An Experienced Fiduciary.
Families often decide not to use family members to manage estate assets. Choosing an independent, neutral trustee to handle estate matters avoids creating potential disputes over money and preserves estate assets thereby insuring family cohesiveness.
Tim Hyden is an experienced fiduciary. He truly listens to you and helps you define your family’s needs and goals. He will create a custom fiduciary plan which will allow you to reach these goals.
What is a Fiduciary?
A Fiduciary is a person who assumes responsibility for a position of trust.
In what specific roles do Fiduciaries serve?
Fiducaries serve by court appointment as guardians, conservators, and personal representatives of estates. They also serve by agreement as trustees, representative payees, or as agents under powers of attorney.
1. The Fiduciary as trustee has the responsibility of carrying out the terms of the trust as set forth in a trust document. A trust can be created by the language found in a will or a document created during life. If the former, it is a testamentary trust; if the latter it is a living trust. The trustee is usually a person named by the creator of the trust in the trust document. In some cases, the trustee cannot carry out his or her duties either because of incapacity or death. If there is no named successor trustee who can serve the court has the responsibility of appointing a trustee, usually someone who is nominated by the trust beneficiary(ies.)
Trustee duties can include funding the trust with appropriate assets, safeguarding assets, investing the trust assets according to the Prudent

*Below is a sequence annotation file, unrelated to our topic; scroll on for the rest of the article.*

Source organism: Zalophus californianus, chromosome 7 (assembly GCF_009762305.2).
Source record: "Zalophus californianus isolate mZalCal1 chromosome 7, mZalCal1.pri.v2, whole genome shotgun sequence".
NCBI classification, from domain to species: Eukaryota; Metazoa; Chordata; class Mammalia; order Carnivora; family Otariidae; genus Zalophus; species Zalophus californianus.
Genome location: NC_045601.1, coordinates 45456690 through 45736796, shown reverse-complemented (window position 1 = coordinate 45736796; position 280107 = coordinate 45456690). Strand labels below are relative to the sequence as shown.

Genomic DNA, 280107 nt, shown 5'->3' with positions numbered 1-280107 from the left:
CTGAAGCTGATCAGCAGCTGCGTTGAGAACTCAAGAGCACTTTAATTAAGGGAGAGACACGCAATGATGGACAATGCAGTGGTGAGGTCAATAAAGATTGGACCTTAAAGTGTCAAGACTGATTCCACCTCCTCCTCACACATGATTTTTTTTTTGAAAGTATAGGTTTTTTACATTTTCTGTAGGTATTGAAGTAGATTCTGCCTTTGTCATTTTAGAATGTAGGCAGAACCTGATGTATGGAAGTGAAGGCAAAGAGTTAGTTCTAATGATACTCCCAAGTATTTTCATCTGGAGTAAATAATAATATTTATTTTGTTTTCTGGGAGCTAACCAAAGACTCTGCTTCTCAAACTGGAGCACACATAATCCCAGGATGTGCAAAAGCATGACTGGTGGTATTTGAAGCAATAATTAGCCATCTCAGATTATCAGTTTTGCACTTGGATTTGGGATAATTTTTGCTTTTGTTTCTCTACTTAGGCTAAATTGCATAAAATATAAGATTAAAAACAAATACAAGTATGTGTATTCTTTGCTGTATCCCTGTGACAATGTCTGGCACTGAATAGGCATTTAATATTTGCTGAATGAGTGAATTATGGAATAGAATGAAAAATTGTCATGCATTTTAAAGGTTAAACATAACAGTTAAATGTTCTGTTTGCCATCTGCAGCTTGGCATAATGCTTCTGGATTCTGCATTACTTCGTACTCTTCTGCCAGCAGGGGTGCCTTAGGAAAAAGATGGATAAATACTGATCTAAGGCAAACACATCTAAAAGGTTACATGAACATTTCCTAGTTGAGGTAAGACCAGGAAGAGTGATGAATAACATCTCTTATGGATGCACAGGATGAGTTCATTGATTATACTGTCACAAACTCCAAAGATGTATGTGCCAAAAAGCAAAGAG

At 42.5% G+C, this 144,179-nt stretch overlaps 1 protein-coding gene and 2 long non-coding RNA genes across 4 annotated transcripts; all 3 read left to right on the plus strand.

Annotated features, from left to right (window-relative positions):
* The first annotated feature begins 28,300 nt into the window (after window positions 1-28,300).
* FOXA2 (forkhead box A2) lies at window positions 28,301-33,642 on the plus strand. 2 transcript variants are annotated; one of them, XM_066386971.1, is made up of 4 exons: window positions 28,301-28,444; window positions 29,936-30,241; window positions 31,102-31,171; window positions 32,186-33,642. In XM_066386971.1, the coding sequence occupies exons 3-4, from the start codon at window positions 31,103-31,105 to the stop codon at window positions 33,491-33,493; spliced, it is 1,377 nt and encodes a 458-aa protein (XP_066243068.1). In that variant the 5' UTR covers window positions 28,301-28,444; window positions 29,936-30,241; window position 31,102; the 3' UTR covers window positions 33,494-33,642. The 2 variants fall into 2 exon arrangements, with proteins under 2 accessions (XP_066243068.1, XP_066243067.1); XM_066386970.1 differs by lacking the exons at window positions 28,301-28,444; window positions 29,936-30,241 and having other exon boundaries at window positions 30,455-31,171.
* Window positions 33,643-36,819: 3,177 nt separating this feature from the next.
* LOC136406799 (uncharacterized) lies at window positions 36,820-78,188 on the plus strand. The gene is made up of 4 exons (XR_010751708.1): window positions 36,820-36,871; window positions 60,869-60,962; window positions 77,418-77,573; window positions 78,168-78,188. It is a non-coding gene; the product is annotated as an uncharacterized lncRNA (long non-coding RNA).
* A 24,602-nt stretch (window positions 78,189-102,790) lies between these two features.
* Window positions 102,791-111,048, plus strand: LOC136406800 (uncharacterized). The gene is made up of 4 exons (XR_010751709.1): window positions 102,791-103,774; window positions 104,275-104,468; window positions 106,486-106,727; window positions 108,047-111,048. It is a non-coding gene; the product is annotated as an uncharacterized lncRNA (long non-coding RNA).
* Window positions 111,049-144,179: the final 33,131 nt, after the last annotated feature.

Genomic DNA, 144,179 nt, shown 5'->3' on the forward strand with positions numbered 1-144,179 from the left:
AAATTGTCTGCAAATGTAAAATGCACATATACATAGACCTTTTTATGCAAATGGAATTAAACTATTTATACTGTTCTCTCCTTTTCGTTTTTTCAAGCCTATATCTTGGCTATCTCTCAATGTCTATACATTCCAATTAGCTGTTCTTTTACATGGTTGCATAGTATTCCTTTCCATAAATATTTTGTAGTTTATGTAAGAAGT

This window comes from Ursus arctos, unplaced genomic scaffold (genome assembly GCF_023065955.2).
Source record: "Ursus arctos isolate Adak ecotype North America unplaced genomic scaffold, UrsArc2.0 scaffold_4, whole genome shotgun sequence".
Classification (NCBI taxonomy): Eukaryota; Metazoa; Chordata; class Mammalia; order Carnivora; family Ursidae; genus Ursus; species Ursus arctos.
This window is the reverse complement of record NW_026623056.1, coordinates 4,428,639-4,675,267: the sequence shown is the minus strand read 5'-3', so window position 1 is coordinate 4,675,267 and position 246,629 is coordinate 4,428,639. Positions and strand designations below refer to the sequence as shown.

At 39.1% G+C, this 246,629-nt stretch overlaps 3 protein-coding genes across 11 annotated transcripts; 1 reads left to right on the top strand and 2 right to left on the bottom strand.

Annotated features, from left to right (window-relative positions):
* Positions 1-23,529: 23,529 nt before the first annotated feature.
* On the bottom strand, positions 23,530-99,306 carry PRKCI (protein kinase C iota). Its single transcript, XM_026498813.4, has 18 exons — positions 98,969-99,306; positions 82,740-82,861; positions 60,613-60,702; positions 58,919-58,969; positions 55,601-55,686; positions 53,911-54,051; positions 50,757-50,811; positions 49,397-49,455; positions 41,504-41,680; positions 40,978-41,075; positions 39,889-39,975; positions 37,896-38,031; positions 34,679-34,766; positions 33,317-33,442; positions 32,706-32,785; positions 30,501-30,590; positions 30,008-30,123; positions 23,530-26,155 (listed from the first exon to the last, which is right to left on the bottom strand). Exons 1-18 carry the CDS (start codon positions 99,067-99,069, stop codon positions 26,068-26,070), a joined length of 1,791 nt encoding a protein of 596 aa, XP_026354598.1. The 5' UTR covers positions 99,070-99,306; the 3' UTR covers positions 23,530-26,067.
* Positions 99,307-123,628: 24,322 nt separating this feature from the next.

investor Rule (as set forth in the Probate Code), reporting to beneficiaries (as set forth in Probate code) filing income and estate tax returns for the trust and making distributions in accordance with the trust terms.
2. The Fiduciary as Conservator is the person who is legally appointed to manage the Conservatee’s estate and/or person. A Conservatorship is a legal tool to provide management for the financial and/or personal affairs of the individuals deemed by the court to be physically or mentally incapacitated. A Conservatee is a person who is the subject of a conservatorship. A Conservator of the Person is appointed by the court to assume responsibility for decisions regarding the health and welfare of a person. A person is determined by the court to be incapacitated when he or she lacks sufficient understanding or “capacity” to make or communicate responsible decisions concerning his or her daily living needs. A Conservator of the Estate is responsible for the prudent use and protection of the conservatee’s assets. The conservator is responsible for inventorying, marshalling and managing all assets and benefits belonging to the Conservatee. The conservator receives income, pays obligations of the estate, applies for pensions, and organizes data for the preparation of income tax returns and other related duties.
3. The fiduciary as personal representative is an individual appointed by the probate court to administer the estate of a person who has died, referred to as a “decedent”. A personal representative will either act as an Executor if named in the will, or as an Administrator if not named in the will, or if there is no will. The personal representative inventories and safeguards assets, collects income, verifies and pays obligations, identifies and notifies heirs and beneficiaries, and distributes assets.
4. The fiduciary as representative payee is a person designated by the Social Security Administration or other retirement plans to receive the income and pay the expenses of an incapacitated individual.
5. The fiduciary as Agent Under Power of Attorney. The responsibilities of a fiduciary acting as an Agent under Power of Attorney include the following: For health care, the fiduciary acts as attorney-in-fact to make health care decisions, including placement, medical treatment, and final burial arrangements. More recently an Advance Health Care Directive provides this guidance. For financial matters, the fiduciary conducts personal and financial business pursuant to the client’s written instructions.
How is a conservator appointed?